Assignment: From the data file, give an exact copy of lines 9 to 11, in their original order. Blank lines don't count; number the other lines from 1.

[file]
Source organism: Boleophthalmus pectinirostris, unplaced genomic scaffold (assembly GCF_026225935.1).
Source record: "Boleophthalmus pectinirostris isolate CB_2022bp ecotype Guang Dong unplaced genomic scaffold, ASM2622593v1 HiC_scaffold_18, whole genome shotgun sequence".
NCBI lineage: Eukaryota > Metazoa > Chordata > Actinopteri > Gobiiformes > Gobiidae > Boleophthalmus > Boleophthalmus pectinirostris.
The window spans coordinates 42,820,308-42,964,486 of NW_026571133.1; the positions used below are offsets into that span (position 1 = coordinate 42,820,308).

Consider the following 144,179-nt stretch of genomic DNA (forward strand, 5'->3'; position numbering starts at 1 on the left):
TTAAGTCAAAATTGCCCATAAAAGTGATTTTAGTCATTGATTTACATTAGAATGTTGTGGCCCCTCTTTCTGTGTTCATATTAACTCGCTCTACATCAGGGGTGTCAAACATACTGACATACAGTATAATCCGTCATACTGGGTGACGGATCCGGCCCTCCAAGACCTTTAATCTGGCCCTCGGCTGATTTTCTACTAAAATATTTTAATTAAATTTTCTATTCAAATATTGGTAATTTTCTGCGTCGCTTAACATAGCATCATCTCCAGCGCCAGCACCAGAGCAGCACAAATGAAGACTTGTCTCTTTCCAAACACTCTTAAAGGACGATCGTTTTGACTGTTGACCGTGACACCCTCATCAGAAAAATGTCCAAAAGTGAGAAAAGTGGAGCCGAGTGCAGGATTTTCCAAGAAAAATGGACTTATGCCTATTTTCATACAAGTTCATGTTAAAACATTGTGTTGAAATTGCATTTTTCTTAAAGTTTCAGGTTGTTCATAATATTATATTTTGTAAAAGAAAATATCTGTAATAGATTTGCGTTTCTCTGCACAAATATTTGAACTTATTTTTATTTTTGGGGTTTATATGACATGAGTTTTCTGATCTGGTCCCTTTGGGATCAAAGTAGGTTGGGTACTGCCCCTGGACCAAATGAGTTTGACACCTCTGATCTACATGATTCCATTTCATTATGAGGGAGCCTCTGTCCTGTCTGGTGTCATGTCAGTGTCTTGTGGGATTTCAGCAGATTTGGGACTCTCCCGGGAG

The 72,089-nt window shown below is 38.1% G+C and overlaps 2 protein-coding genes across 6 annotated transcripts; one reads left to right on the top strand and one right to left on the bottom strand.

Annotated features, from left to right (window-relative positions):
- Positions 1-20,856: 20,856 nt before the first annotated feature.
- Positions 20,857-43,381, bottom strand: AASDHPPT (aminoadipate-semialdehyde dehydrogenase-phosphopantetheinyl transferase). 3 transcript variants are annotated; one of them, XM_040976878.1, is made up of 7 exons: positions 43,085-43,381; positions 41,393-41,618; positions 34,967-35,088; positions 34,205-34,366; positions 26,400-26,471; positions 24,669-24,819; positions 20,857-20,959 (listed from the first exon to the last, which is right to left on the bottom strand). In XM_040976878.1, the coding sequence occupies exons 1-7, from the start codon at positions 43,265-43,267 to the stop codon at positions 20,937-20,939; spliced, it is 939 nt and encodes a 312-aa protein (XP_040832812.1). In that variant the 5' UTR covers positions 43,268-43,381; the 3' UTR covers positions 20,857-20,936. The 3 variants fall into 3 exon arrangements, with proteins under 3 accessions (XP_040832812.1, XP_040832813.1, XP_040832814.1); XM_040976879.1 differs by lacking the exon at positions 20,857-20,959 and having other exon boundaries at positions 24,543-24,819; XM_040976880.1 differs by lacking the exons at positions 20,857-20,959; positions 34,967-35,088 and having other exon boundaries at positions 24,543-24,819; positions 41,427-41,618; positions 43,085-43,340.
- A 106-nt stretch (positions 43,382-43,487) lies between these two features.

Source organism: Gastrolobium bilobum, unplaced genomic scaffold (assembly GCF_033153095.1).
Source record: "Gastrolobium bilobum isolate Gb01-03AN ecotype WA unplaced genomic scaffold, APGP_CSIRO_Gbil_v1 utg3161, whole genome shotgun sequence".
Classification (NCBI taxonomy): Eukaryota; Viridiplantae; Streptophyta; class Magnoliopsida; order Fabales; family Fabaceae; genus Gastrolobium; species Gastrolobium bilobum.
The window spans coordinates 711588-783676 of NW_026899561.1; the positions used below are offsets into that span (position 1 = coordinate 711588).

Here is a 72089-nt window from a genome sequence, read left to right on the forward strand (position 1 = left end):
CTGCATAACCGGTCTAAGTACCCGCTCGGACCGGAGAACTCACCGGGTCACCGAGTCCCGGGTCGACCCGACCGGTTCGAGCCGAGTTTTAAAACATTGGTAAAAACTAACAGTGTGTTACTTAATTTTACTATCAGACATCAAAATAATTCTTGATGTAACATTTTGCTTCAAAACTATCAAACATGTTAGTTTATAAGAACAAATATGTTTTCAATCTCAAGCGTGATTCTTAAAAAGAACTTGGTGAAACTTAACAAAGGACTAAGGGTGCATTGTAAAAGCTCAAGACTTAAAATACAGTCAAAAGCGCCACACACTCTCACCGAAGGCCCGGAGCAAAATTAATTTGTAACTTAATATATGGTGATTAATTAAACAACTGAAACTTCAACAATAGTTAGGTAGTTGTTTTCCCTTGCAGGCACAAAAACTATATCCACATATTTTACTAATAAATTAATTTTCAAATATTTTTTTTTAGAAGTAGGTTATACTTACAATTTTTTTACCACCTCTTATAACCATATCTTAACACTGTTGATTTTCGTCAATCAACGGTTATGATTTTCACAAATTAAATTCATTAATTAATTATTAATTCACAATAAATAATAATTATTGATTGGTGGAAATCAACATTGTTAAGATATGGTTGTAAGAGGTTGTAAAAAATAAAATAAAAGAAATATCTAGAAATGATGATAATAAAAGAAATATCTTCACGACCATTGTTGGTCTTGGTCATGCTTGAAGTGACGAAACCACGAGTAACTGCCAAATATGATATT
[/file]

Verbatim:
- Positions 1-20,856: 20,856 nt before the first annotated feature.
- Positions 20,857-43,381, bottom strand: AASDHPPT (aminoadipate-semialdehyde dehydrogenase-phosphopantetheinyl transferase). 3 transcript variants are annotated; one of them, XM_040976878.1, is made up of 7 exons: positions 43,085-43,381; positions 41,393-41,618; positions 34,967-35,088; positions 34,205-34,366; positions 26,400-26,471; positions 24,669-24,819; positions 20,857-20,959 (listed from the first exon to the last, which is right to left on the bottom strand). In XM_040976878.1, the coding sequence occupies exons 1-7, from the start codon at positions 43,265-43,267 to the stop codon at positions 20,937-20,939; spliced, it is 939 nt and encodes a 312-aa protein (XP_040832812.1). In that variant the 5' UTR covers positions 43,268-43,381; the 3' UTR covers positions 20,857-20,936. The 3 variants fall into 3 exon arrangements, with proteins under 3 accessions (XP_040832812.1, XP_040832813.1, XP_040832814.1); XM_040976879.1 differs by lacking the exon at positions 20,857-20,959 and having other exon boundaries at positions 24,543-24,819; XM_040976880.1 differs by lacking the exons at positions 20,857-20,959; positions 34,967-35,088 and having other exon boundaries at positions 24,543-24,819; positions 41,427-41,618; positions 43,085-43,340.
- A 106-nt stretch (positions 43,382-43,487) lies between these two features.